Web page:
The challenges presented by business environments worldwide require managers to have a strong sense of leadership. The wealth of literature on coping and resilience lacks a fundamental theory to link coping with leadership; on the contrary, the popular cognitive resource theory of leadership states that leaders lose their cognitive skills under stress, and advocates the value of experience only in the face of challenges.
In order to cope and face the challenges of the contemporary business environment, organizations are investing billions of dollars on leadership training programs. However, there is only weak evidence that these programs lead to genuine changes, despite the extensive leadership literature on which they are based.
In the context of this high focus on leadership training programs that over-promise and under-deliver, some scholars have started to question the added value of corporate leaders.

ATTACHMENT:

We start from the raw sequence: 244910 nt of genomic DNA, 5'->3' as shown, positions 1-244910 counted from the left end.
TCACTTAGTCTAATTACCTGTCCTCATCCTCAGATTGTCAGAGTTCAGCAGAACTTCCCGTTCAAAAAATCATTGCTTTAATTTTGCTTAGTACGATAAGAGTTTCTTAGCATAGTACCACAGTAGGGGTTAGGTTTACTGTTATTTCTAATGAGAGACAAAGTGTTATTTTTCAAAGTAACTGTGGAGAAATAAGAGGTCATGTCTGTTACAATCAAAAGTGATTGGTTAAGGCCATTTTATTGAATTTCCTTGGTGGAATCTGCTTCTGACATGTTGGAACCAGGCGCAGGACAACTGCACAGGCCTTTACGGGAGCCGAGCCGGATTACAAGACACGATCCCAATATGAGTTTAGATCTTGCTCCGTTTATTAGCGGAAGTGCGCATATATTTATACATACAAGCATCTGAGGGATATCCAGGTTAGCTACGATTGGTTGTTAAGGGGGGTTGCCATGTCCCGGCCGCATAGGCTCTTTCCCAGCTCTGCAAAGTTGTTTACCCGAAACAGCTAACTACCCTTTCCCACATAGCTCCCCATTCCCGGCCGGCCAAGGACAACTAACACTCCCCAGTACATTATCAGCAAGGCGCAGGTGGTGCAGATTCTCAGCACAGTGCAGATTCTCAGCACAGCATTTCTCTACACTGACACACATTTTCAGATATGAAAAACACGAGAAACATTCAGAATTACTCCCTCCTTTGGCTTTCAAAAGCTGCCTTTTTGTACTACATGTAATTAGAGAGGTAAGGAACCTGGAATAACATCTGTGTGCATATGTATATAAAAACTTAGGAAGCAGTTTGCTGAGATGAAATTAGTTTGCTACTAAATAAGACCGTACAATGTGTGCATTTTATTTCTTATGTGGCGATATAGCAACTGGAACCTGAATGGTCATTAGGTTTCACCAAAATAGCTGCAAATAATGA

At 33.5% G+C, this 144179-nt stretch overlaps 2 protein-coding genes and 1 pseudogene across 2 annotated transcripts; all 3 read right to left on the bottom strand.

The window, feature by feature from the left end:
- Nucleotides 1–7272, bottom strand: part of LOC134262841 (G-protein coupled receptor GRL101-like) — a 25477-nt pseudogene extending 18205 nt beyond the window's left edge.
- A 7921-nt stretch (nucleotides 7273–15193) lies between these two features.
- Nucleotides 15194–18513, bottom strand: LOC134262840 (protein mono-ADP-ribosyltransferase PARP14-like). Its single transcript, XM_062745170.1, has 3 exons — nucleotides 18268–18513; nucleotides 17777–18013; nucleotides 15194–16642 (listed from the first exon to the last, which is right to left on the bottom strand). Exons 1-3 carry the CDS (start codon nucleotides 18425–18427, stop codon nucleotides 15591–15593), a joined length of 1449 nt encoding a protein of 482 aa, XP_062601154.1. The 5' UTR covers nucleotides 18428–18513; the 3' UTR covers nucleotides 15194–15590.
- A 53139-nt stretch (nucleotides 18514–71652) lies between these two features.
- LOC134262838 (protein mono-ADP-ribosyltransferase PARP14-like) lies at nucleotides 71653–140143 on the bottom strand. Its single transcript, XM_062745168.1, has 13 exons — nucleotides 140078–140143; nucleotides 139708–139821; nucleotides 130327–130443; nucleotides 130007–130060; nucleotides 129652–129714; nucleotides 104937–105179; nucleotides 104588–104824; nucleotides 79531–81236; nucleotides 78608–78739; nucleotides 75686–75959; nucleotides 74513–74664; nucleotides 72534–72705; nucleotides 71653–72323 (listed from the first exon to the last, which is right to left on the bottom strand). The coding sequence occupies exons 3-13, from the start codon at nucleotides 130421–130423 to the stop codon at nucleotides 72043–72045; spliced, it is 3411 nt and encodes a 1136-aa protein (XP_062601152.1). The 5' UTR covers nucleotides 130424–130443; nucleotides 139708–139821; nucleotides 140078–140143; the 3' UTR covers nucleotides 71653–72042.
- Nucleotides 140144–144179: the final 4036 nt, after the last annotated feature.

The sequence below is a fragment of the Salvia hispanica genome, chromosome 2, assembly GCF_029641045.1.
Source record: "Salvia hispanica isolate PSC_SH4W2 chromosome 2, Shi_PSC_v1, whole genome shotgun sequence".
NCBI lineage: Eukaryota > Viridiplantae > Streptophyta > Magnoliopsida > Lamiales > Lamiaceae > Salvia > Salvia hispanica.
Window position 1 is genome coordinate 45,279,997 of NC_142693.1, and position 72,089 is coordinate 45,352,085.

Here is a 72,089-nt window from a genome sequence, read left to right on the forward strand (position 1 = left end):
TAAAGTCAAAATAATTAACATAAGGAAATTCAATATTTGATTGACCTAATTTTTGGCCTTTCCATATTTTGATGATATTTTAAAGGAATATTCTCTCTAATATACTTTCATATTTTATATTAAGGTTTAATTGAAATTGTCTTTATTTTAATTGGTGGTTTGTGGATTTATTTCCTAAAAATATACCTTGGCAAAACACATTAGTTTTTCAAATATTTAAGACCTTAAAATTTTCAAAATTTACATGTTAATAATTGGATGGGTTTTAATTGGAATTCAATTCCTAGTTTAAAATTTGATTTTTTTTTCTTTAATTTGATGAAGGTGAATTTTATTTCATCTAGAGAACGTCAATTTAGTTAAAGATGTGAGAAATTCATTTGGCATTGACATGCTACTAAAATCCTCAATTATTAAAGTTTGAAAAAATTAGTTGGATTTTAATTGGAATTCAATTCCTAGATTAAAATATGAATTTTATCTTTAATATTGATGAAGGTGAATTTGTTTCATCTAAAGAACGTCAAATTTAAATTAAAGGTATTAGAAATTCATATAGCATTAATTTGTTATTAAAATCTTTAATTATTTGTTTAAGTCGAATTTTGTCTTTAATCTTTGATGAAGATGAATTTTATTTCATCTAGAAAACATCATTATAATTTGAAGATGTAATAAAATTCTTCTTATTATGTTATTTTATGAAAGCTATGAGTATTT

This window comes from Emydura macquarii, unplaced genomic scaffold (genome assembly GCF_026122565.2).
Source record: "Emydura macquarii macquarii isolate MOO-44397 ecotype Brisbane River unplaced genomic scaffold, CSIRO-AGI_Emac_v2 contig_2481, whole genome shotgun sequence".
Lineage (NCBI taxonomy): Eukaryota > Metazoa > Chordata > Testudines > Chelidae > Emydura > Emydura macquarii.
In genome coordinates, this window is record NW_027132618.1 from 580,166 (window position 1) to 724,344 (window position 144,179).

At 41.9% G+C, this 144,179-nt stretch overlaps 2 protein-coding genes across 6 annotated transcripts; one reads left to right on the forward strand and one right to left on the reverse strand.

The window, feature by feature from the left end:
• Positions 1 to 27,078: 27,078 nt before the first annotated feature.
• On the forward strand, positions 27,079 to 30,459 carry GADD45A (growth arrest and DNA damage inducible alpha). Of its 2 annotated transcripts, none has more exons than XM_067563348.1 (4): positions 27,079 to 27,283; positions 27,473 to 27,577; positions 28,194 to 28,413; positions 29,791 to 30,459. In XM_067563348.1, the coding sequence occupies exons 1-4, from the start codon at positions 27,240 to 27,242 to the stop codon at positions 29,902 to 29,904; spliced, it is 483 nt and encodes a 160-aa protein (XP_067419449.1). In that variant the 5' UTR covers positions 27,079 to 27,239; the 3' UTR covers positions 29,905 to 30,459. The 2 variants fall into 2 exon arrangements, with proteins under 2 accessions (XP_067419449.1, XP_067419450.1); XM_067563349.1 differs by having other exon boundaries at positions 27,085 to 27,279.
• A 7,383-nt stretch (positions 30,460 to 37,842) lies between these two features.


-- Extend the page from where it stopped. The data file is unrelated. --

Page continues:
Responding to this call, the research presented in this book further examines the psychological resources of transformational leaders that help them to cope with stress more effectively than other styles of leadership (such as transactional or passive leaders). This research therefore attempts to fill an important gap in the literature. By choosing to focus only on the coping elements of personality, this study is particularly relevant for today’s turbulent business environment.
The research presented in LEADERSHIP AND COPING , weaves the relationship between leadership style and the ability of a leader to cope with the stress of uncertainty in business. It therefore discloses and advises practical principles to assist in the development of leadership cultivation programs. It also synthesizes a modified version of the Sense Of Coherence psychometric test applicable to measure coping in business contexts.
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